The road from Tupper Lake to Long Lake, routes 3 and 30, is for the most part nice and wide, smooth and straight. It's a relief to have plenty of room to open up the throttle after tooling through towns a bit. But before long, I get tired of the straight and not-so-narrow, so I usually take one of my favorite bike detours in the world. When you see signs for Sabattis Circle Road and the William C. Whitney Wilderness Area, turn right. 

Sabattis 

Detour!

You'll dive into a forest road that will envelope you in trees, where you'll likely be able to hear, see, and smell wildlife and the movements of the various flora and fauna. There are straights where you can let loose and tear through the woods, but you might be more interested in tooling along slowly and letting your senses tune in to the nature around you.  

After a bit, you'll come upon Little Tupper Lake. Take a right to check out the DEC headquarters there, which has some nice places for a picnic, if you happened to bring lunch or something to drink.

Take a load off.

Besides being a super pretty place to ride through and stop for stretch or picnic, there's also tons of birding, hiking, camping, fishing, and paddling to do in that area, if you can make it work with your bike gear! 

On your way back out, don't forget to stop by the shore of Little Tupper Lake and skip some stones or just enjoy the peaceful lapping of the secluded body of water. 

My bike poses with Little Tupper Lake.

Once you're done at the lake, continue on through the circle and enjoy the wooded twisties you'll encounter on your way out. 

Turn right when you emerge from Sabattis. 

Long Lake 

Enjoy the wide open-ness of the rest of the way to Long Lake after your little wildnerness excursion. There are some stellar views as you crest hills on the way into Long Lake; make sure to pay attention to them rather than focus on finding passing zones. 

Once you get to Long Lake, there are a few little side roads that are worth a fun little jaunt, like Endion Road and Kickerville Road. Do some exploring, but just be careful about roads turning into dirt and gravel. 

Cross the bridge then park in front of the beach. If you're not into chilling on sand in your leathers, there are benches from which you can take in the view. There's also lovely public bathrooms that are open all the time — definitely take advantage of those!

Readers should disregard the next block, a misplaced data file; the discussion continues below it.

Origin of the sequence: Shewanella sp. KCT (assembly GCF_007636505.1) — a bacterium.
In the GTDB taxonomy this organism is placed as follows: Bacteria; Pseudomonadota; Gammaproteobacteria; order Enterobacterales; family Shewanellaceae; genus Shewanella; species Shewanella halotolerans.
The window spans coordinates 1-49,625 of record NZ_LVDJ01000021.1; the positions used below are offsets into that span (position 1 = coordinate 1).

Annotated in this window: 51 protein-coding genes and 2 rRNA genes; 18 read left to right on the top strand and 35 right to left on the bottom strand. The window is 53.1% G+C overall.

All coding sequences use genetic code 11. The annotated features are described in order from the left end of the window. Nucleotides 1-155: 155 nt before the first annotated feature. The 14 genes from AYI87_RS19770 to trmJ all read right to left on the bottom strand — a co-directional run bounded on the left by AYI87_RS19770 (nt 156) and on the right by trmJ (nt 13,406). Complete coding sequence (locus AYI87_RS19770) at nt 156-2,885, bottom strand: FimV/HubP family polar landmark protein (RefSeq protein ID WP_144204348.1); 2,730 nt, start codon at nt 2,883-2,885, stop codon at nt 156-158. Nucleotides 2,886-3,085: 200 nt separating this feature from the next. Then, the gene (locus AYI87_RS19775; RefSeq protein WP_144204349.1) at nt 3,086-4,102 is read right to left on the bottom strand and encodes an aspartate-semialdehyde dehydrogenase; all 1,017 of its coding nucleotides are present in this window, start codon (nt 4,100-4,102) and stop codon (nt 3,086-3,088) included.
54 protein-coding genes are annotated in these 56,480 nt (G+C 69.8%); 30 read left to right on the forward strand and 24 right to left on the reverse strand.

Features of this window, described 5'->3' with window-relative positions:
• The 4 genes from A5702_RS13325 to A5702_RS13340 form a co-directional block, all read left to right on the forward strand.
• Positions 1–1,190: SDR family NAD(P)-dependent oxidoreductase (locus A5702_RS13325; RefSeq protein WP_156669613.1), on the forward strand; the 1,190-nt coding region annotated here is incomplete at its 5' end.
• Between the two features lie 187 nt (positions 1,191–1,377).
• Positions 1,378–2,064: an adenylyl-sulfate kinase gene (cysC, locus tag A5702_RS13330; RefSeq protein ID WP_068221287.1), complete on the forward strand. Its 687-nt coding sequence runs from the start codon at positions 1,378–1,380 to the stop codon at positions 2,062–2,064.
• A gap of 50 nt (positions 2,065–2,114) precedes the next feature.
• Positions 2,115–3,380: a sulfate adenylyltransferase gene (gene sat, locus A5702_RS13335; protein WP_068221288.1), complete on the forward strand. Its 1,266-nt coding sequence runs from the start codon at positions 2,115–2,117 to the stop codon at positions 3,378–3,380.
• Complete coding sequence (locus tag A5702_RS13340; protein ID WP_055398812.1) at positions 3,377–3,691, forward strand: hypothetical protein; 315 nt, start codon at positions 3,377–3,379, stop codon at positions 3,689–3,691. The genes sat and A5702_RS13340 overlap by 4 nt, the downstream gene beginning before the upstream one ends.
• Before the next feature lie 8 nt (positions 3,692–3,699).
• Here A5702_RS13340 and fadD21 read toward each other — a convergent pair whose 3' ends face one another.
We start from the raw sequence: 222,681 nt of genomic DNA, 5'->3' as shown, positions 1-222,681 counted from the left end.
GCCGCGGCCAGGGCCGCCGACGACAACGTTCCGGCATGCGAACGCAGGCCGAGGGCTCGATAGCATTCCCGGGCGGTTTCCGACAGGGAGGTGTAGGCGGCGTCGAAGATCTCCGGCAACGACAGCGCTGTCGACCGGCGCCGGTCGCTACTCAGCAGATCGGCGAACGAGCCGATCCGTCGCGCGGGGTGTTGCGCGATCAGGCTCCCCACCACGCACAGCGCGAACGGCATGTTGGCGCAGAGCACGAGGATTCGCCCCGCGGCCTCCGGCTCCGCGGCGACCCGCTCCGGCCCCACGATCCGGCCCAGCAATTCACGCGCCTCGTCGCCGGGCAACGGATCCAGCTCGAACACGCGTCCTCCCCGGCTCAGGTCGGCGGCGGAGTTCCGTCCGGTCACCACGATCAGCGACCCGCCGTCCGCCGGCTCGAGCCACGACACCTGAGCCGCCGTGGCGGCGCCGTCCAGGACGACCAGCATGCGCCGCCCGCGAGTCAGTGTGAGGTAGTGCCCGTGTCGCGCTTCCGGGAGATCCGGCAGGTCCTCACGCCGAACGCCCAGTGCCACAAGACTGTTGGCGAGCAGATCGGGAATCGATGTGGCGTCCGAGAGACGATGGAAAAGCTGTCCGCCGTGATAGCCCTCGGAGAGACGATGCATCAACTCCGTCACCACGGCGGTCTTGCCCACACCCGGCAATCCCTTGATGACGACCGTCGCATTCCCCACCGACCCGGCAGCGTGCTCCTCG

B&B: Beach and bathrooms

Across the street is the Adirondack Hotel, which has welcomed motorcycle riders for meals, brews, and beds for decades. Stay a while and chat with some of the locals! Or head to Hoss's for shopping and ice cream. 

At the Hoss's T, turn right to take a little jaunt to Blue Mountain Lake. On the way there, you should head down North Point Road to check out the beautiful Buttermilk Falls.

And back on the road to Blue. The road is beautiful, with plenty of turns to keep you occupied, and once you arrive, there's a great lake to hang out by. 

Blue Mountain Lake

And there's a gas station that can't be missed. 

The Ol' Station

 Then head back to Long Lake, and on to Newcomb and the Schroon Lake Region

It's always nice to stop & chat with other riders along the way!


In related ADK motorcycle news:

Riding the 'Dacks

This isn’t a secret to seasoned riders, but our resident experts will tell you that although the roads of the Adirondacks lend themselves nicely to touring by any mode of transport, exploring them by motorcycle provides the rider with an even deeper appreciation of, and connection to this pristine landscape. 

Our motorbike-riding tourism marketers share some of their favorite rides (and highlight a few classic twisties) on the well-maintained roads that wind through the charming communities across the region. Follow along as they showcase one big loop in 8 segments - or choose your region du jour for a shorter spin.

Cruise along the Coast

Toppin' out on Whiteface

Passenger's perfect perspective

Cool rambling in the SLK

Visit Malone & the northern 'dacks

Turn through Tupper

Mountain roads and ridges

08
Jun
2016
Author: Jess Collier
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